Yakusan is right and is wrong. Yakusan is right: it is true, a thousand buddhas cannot say anything about the transcendental. But I say also that Yakusan is not right, because a thousand buddhas here can experience it; there is no need to say anything.
This blessed evening we are entering into the transcendental. Now remember these three words: the outer, which has become a fixation in the West; the inner, which has become a fixation of the Indian mind; and the transcendental, which is the message of the awakened ones. They don’t belong to any country, they don’t belong to any race, they don’t belong to any school of philosophy – they simply belong to existence itself.
Those who have gathered here are no longer objective, no longer subjective, but just drowning in the transcendental. Because the transcendental is the only truth, beyond division, beyond duality, only a pure sky, a fragrance that you cannot hold in your hands, a silence that dances in your heart, a peace that passeth understanding: but you cannot say a single word about it.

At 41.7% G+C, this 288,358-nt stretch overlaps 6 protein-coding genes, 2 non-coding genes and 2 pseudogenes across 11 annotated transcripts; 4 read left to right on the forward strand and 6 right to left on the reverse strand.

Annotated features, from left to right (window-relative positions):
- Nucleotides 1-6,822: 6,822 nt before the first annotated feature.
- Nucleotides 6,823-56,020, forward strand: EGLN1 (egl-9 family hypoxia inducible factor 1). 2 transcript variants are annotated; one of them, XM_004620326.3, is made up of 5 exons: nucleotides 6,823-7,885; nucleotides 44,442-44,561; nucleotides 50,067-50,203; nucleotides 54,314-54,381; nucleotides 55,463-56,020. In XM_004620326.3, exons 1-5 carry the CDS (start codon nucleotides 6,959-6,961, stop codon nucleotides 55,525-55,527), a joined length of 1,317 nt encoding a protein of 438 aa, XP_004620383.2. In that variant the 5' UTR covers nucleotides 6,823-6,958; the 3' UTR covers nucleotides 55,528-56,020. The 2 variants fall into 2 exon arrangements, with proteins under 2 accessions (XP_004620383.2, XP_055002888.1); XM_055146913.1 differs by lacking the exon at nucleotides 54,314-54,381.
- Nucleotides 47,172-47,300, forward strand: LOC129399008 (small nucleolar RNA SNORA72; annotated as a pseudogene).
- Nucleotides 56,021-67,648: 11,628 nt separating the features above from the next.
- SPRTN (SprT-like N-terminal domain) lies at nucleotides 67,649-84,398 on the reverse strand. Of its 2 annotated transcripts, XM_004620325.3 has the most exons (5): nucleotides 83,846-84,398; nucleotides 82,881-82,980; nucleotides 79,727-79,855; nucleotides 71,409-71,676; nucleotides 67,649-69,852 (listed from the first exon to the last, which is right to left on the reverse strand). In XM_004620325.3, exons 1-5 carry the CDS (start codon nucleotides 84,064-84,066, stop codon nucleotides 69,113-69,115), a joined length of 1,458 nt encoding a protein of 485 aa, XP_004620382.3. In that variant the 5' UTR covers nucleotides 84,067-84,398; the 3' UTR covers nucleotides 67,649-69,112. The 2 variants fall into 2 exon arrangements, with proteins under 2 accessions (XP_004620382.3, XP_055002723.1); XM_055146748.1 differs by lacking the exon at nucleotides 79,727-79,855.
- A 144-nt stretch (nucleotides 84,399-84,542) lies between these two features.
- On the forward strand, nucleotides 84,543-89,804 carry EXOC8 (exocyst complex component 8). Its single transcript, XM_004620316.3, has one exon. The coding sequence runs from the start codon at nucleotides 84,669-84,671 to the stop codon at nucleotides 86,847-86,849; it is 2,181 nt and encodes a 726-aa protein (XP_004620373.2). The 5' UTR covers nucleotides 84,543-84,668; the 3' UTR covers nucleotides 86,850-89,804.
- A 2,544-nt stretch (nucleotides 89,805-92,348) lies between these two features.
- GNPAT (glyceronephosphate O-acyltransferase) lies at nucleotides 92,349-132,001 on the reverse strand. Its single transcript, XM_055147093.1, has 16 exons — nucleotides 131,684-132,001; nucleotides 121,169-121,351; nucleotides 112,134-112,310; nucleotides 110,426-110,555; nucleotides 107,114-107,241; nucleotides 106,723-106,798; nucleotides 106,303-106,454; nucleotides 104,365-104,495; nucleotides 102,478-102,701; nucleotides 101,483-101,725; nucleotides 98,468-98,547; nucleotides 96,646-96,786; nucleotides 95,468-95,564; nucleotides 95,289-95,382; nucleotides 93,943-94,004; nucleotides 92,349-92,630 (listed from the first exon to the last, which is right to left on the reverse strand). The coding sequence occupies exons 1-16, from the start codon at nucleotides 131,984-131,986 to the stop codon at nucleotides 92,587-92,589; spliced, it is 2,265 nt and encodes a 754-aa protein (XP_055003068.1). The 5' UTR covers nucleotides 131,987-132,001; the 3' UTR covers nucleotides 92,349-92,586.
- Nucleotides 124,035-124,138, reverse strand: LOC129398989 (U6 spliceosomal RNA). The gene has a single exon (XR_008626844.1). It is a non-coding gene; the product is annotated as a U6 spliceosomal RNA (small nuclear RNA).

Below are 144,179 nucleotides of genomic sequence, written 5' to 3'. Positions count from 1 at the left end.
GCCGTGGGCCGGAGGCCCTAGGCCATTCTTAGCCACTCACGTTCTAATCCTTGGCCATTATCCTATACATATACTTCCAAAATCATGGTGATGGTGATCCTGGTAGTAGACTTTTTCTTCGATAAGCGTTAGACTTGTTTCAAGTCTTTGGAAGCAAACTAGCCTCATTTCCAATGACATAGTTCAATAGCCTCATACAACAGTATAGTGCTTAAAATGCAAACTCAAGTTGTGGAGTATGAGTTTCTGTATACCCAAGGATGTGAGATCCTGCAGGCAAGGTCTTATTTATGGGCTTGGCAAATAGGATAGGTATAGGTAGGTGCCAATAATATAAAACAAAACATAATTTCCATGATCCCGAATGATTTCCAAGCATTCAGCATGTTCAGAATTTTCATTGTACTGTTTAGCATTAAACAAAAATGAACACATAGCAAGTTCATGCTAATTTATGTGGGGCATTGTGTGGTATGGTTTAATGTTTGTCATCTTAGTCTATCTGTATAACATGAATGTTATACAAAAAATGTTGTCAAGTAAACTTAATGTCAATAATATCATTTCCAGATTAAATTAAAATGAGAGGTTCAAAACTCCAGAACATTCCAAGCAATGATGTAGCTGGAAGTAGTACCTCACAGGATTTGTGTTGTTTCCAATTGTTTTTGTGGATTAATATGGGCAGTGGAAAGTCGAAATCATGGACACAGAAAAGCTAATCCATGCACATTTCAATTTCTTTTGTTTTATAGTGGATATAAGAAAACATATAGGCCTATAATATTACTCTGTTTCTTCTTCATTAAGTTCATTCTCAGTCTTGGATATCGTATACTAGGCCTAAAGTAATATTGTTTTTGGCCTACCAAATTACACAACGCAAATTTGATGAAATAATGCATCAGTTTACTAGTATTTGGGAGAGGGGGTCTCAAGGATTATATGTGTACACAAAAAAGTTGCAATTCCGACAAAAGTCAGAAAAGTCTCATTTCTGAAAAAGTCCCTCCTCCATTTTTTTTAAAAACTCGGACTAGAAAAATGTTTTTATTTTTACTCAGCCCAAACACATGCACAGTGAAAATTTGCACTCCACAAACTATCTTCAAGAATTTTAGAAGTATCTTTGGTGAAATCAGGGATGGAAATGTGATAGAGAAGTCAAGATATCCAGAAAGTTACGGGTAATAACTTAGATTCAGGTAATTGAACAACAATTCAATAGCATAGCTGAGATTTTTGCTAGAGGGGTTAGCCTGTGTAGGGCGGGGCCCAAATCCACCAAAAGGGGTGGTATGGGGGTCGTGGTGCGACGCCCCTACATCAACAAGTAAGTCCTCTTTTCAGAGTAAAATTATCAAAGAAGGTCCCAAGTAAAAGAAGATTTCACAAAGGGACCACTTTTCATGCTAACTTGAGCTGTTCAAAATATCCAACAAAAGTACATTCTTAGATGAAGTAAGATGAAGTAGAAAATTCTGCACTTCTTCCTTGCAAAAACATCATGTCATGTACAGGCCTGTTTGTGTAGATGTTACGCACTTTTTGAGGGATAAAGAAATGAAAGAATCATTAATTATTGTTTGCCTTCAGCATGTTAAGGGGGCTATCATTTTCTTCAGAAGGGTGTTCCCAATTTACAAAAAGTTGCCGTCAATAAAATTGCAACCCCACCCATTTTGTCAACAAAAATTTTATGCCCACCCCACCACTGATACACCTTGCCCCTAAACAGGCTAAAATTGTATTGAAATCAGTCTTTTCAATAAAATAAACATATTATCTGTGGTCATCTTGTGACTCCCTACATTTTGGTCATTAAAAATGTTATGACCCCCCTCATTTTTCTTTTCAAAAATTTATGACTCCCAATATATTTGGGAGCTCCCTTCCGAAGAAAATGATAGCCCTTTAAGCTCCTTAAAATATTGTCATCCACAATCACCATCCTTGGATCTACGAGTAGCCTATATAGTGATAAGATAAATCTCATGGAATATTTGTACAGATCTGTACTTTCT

Yakusan has to forgive me saying that he is right and wrong. Both right – because a thousand sages could not answer that question; and wrong – because just a single buddha is the answer. The answer cannot be materialized into language, but it can be experienced. And unless you experience it, you have wasted your life absolutely.
The attendant, O, together with Rinzai, entered the hall.
O asked, “Do these monks read the sutras?”
“Not they!” replied Rinzai.
“Then they are learning Zen?” asked attendant O.
“No,” replied Rinzai.
“Then what on earth are they all up to?” asked O.
“They are busy becoming buddhas,” said Rinzai,
O said, “Gold dust is valuable but in the eye it is injurious.”
Rinzai said, “I thought you were just a mediocre person!”
Rinzai is a great master and what he is saying is true: that his understanding about the questioner was not right; he had thought him a mediocre person. But I want to say that even if a man is a genius as far as mind is concerned, it does not make any difference; the mediocre and the genius, both are within the mind, and the truth is beyond.
I have unfortunately to correct Rinzai. The man may not have been mediocre, but the man was not a man of Zen, he was not in the dimension of the transcendental, which is the only truth there is. Everything else is nothing but soap bubbles.
Maneesha has asked,